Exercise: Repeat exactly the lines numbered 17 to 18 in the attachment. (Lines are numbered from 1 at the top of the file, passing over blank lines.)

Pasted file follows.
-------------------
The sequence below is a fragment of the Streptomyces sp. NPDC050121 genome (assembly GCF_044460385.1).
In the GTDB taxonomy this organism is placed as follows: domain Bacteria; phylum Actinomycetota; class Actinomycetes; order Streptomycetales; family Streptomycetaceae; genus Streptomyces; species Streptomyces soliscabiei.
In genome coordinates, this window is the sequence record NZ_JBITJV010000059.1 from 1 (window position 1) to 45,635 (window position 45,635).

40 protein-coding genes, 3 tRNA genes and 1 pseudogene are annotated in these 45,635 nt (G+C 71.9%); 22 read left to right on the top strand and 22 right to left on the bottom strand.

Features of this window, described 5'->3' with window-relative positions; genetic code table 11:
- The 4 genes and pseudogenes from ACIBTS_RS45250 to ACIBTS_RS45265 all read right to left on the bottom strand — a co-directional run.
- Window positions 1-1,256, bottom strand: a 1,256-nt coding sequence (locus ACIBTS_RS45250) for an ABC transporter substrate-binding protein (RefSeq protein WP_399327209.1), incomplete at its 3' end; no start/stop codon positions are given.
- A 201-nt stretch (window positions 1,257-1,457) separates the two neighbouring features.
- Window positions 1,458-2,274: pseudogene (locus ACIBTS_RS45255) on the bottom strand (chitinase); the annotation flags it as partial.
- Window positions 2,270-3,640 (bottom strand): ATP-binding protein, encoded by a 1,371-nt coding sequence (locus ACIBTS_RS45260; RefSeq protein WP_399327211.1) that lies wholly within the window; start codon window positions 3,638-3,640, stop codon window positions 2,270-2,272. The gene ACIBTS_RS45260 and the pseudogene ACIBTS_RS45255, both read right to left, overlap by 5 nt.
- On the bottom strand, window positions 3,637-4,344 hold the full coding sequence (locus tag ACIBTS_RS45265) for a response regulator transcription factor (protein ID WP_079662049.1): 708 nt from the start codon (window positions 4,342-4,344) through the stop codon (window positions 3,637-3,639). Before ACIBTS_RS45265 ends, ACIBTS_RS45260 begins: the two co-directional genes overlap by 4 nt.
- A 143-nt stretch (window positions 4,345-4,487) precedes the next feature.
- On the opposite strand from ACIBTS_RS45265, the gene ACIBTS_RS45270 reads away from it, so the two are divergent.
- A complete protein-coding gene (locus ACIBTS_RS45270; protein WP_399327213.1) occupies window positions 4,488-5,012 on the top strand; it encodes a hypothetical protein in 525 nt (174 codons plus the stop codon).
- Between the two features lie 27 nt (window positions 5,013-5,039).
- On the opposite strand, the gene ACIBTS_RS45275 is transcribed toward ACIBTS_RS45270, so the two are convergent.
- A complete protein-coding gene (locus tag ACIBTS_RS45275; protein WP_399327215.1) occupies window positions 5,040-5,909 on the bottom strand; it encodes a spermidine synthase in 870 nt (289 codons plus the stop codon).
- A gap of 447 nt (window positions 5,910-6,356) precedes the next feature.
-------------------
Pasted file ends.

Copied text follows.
- A complete protein-coding gene (locus tag ACIBTS_RS45275; protein WP_399327215.1) occupies window positions 5,040-5,909 on the bottom strand; it encodes a spermidine synthase in 870 nt (289 codons plus the stop codon).
- A gap of 447 nt (window positions 5,910-6,356) precedes the next feature.